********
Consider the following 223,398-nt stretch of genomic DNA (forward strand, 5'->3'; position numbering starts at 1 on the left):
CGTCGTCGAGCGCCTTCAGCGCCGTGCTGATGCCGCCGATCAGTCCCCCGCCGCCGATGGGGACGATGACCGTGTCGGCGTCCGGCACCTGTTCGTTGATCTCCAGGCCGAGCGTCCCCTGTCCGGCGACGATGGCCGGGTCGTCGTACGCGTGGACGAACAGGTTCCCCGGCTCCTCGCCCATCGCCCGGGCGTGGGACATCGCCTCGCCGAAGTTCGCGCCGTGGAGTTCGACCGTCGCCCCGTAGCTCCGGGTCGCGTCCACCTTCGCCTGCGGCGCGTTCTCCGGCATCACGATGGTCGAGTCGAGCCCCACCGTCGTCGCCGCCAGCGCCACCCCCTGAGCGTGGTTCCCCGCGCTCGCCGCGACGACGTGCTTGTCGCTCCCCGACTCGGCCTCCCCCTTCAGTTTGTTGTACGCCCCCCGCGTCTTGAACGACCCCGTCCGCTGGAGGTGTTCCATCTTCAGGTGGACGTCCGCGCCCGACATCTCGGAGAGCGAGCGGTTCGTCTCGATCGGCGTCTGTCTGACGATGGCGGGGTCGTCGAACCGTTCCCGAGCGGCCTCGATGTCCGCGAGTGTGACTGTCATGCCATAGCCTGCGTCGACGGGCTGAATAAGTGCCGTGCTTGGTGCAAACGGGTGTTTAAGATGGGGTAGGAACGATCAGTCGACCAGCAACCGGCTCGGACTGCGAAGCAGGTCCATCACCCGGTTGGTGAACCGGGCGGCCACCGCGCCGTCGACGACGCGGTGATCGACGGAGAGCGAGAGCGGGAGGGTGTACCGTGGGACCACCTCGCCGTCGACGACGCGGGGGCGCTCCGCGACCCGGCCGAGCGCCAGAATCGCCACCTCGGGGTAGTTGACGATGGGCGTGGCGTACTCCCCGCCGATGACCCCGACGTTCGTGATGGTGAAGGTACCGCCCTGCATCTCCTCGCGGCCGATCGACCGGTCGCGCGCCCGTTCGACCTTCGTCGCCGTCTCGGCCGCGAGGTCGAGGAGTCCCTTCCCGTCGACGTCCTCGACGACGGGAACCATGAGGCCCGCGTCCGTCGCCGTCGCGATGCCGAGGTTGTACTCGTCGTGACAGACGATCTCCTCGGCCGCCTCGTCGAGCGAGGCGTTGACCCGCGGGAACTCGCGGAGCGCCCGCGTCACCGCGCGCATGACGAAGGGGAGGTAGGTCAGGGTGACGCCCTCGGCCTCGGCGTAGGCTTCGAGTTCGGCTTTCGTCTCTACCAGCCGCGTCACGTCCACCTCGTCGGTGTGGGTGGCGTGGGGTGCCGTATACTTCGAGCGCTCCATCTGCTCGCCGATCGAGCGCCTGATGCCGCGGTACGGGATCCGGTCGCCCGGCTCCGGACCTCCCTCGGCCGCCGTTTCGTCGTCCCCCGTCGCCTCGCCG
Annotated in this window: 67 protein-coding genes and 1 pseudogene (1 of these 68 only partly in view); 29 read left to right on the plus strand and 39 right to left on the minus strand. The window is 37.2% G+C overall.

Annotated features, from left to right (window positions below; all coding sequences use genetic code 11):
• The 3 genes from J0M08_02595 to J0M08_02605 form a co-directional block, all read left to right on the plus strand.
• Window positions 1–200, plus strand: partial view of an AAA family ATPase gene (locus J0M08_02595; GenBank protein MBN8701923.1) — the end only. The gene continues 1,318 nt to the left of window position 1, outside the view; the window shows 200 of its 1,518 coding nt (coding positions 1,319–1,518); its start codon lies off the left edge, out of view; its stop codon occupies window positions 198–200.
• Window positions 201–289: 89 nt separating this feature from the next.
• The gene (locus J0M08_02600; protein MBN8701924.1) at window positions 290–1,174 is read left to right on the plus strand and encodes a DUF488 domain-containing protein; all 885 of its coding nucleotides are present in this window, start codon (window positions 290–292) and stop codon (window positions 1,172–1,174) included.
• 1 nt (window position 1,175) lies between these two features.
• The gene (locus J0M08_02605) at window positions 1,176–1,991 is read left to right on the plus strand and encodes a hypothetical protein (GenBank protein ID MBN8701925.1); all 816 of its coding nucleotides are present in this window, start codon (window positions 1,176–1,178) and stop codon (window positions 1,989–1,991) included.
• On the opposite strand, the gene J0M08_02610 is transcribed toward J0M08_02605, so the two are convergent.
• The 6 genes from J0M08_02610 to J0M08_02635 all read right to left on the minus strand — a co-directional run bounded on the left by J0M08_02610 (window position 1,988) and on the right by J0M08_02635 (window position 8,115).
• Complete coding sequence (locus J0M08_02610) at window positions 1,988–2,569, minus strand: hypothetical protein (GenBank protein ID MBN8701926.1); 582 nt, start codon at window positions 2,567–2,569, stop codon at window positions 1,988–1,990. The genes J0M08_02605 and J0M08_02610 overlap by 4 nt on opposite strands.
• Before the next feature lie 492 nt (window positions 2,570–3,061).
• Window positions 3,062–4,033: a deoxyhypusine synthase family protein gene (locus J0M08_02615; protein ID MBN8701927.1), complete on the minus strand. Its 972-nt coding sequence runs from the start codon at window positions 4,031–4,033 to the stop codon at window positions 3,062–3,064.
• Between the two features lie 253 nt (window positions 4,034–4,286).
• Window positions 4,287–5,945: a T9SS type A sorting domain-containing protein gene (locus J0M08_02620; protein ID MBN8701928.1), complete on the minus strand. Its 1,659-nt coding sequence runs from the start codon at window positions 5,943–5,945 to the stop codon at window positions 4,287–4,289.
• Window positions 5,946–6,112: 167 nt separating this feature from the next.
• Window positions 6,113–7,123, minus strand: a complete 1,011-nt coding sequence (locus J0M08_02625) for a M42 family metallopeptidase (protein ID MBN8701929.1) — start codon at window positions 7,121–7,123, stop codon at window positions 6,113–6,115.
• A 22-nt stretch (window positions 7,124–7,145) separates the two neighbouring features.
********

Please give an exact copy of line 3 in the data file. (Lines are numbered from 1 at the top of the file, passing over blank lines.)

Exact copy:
Annotated in this window: 67 protein-coding genes and 1 pseudogene (1 of these 68 only partly in view); 29 read left to right on the plus strand and 39 right to left on the minus strand. The window is 37.2% G+C overall.